Many, many years ago I used to go to school, so long ago that it was in the era when only the cleverest two percent of pupils went to university, unlike today where everyone goes.
It’s so long ago I have no idea how we were assessed but I seem to remember, certainly at the end of each term, although it may have been on a much more often basis, we were given our position in class. When receiving our results the form teacher would offer congratulations to those at the top of the class but was somewhat less congratulatory to the poor fellows unfortunate enough to find themselves at the bottom.
“You boy, are dim, yes young man, you are a dimwit, a pusillanimous, procrastinating, sybaritic, idiot,” a phrase often metered out to some poor spotty faced youth, for in my schooldays the masters didn’t pull their punches.
It’s fairly safe to say that, we as pupils also didn’t pull our punches either as boxing was a compulsory sport during my school career. This was an opportunity for the less academically minded pupils to come to the fore, although quite how two boys beating each other about the head was going to improve anyone’s mental ability, I’m not sure.
Myself I was always in the middle of the class as I was, I have to admit, a bit of a daydreamer, often paying too much attention to what was going on out of the window, although the teacher usually gained your attention with a swift blow to the head, by the judicious throwing of the board rubber. Sometimes their accuracy was uncanny and from some distance away too, usually accompanied by, “pay attention, dimwit.”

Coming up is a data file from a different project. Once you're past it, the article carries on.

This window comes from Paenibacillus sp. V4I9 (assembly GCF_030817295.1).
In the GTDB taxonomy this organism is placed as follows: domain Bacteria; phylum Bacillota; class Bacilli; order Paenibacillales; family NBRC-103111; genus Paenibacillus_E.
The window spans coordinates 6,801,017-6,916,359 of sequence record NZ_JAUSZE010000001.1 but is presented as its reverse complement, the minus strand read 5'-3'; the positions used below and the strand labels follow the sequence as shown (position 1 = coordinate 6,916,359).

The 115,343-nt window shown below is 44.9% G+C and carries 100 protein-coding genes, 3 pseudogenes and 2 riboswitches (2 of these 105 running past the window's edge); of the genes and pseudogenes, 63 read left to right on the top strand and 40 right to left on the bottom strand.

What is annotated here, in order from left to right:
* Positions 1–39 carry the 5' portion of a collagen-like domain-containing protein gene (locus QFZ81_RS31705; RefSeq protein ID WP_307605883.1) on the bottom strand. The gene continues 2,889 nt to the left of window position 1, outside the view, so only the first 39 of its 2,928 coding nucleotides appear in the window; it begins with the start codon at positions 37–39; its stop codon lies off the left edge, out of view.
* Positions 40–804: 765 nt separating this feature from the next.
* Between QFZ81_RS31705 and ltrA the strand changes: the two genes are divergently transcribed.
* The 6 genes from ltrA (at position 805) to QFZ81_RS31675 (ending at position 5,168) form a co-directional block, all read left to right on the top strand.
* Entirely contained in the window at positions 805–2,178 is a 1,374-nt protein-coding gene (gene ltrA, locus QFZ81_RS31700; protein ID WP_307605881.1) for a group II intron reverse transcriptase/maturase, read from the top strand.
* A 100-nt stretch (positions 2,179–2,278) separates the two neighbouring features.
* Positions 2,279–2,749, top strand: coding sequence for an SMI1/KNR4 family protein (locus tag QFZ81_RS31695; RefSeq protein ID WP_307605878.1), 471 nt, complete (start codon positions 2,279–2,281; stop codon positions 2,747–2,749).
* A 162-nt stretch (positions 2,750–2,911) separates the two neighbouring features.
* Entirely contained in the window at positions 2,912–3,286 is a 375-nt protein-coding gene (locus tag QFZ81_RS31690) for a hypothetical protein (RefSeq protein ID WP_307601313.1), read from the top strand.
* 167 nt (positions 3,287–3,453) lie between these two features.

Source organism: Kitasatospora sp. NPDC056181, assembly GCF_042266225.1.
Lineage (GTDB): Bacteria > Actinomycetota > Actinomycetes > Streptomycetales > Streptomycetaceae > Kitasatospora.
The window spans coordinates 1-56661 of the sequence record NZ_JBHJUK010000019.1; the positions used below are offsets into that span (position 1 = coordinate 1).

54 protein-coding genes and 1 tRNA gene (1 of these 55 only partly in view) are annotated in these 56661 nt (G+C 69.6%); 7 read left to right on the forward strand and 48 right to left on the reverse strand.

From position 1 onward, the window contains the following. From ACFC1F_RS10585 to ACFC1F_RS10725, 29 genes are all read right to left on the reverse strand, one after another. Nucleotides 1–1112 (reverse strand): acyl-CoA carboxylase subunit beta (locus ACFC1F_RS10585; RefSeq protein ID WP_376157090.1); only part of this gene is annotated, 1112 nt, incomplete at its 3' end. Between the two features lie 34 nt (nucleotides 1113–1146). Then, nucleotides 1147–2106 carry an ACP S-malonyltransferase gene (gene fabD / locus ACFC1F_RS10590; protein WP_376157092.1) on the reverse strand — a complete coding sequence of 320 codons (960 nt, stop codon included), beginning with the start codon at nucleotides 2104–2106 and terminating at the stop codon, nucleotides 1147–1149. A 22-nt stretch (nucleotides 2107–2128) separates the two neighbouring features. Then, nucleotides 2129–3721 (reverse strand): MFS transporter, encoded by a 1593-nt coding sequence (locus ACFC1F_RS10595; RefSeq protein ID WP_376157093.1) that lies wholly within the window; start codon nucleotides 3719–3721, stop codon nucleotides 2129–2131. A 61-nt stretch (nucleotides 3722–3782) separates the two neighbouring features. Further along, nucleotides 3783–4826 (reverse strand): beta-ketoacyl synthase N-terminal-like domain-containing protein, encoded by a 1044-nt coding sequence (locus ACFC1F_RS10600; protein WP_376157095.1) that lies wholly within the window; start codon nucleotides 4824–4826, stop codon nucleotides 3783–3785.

It never ceases to amaze me how much knowledge I managed to acquire during my school career, perhaps when our heads were knocked together by the teachers using the phrase, “this will help knock some sense into you,” there may have been some truth in what they said.
We had a much more structured system in my day, whereby the pupils in the local state school really were dim, whilst in my private school we were adequate, leaving the upper class to go to Eton and Harrow and a very small minority to go to Oxford and Cambridge.
There were many more manual jobs in the old days which was ideal for the less academically minded pupils who whilst excelling at sports, boxing and the like were then fully trained for a manual job. Even those who felt more at home with a life of crime were equipped with the ability to fight with opposing gang members and to flee like a gazelle when accosted by the rozzers.
Well, it’s time to finish for today as I can feel my mind getting a little dim, hopefully you will enjoy this blog and come back again for whatever is tomorrow’s word choice.